KYIV — A volley of Russian missiles wounded dozens of people and damaged a children’s hospital Wednesday (Dec 13), the worst attack on Kyiv in months, Ukrainian officials said, as the country pleaded for Western military aid.
AFP journalists in the capital heard several explosions before dawn, and air raid sirens sounded soon after.
Ukraine’s air force said it had downed all 10 missiles targeting the city and the health ministry said 53 people had been wounded, including two children.
Most injuries were caused by “glass shards, household items and the shock wave” as missile debris fell in eastern and southern parts of the city, the ministry added.
Wednesday’s strike, which caused the highest number of wounded in months, was the second in a week.
In another attack overnight Sunday to Monday, eight missiles headed for the capital were shot down.
“The enemy used ballistic weapons,” the Kyiv City Military Administration said, adding that Russia was “intensifying the missile terror of Kyiv”.
There were also strikes in the southern port of Odesa, where officials said nine Iranian-made Shahed drones had been downed.
ODESA UNDER ATTACK
On the edge of the port city of Odesa, an AFP journalist saw a large hangar in which trucks and cars had been destroyed. Pieces of the metal roof were lodged in the branches of nearby trees.
Inside the hangar, some cars had shrapnel holes, some were burnt out, while others had been crushed by the roof falling. Some cars parked outside were also damaged.
“It turned out that when the drones were downed, not all of them were completely destroyed,” said army spokeswoman Nataliya Gumenyuk.
She said the destroyed hangar was a civilian facility, not directly connected to Odesa ports, which has been relentlessly targeted by Moscow since summer.
Two employees of a car repair facility were wounded by one of the downed drones and “a port infrastructure building was partially destroyed” by another, regional chief Oleg Kiper said.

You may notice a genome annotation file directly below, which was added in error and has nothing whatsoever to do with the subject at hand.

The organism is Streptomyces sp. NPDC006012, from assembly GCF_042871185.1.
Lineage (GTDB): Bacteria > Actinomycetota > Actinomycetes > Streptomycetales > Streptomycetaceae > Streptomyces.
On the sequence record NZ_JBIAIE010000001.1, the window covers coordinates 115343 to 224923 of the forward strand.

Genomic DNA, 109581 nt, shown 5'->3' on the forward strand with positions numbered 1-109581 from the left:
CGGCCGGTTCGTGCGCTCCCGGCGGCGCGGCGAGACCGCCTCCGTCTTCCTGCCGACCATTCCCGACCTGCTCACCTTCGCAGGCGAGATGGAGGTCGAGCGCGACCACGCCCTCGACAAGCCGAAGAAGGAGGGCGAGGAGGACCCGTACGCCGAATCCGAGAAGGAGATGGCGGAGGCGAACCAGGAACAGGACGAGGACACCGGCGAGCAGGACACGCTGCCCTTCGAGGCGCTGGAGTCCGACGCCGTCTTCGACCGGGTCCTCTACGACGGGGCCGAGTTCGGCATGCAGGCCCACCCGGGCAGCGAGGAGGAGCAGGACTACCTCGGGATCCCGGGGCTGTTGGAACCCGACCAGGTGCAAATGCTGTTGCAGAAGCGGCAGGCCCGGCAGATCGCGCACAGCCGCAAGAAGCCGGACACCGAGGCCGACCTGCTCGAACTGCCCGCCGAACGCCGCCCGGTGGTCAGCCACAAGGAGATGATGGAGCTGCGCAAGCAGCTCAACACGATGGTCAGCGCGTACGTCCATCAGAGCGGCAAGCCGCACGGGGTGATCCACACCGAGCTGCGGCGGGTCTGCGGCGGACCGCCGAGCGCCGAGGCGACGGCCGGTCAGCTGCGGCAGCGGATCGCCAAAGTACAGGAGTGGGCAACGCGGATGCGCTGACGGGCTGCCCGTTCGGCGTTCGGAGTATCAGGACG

Russia’s defence ministry said the armed forces had destroyed Ukrainian ammunition depots and drone construction sites, but did not elaborate.
Ukrainian President Volodymyr Zelensky called Russia “a shameful country that fires rockets at night, hitting residential areas, kindergartens and energy facilities in winter”.
The Kyiv strikes came a day after a massive hacking attack on the country’s top telecoms operator, which Ukrainian officials said might have been carried out by Russian security services.
Russian forces have also intensified attacks along the front line in southern and eastern Ukraine in recent days. Kremlin spokesman Dmitry Peskov told Izvestia newspaper that “Ukrainian forces are rapidly losing their positions.”
The missiles targeted Kyiv when Mr Zelensky was travelling to Norway — a key donor — after a visit to Washington that failed to unblock a US$60 billion (S$80 billion) aid package stuck in a divided Congress.
The Ukrainian leader is trying to rebuild support among Ukraine’s allies amid growing fatigue.
Ukraine “can’t win without help”, he told reporters following talks with Norwegian Prime Minister Jonas Gahr Store.
Speaking alongside Mr Zelensky at the White House on Tuesday, US President Joe Biden said: “I will not walk away from Ukraine.”
Republicans increasingly oppose continued support for the pro-Western democracy, but Democratic Senate Majority leader Chuck Schumer on Wednesday cited “real progress” in behind-the-scenes talks on hashing out a major new military aid package.
The conflict is also expected to be a key topic for a European Union summit this week, where Ukraine is hoping for positive news on its bid for membership.
Speaking in the European Parliament on Wednesday, EU chief Ursula von der Leyen urged the bloc’s 27 leaders to back massive financial aid for Ukraine, and Kyiv’s ambitions for membership talks.
“We must give Ukraine what it needs to be strong today,” the European Commission president told MEPs.
French President Emmanuel Macron also called for the EU to offer “full and enduring support” to Ukraine.
But Hungary’s Prime Minister Viktor Orban maintains his opposition to opening EU membership talks with Ukraine, suggesting instead a “strategic partnership”. AFP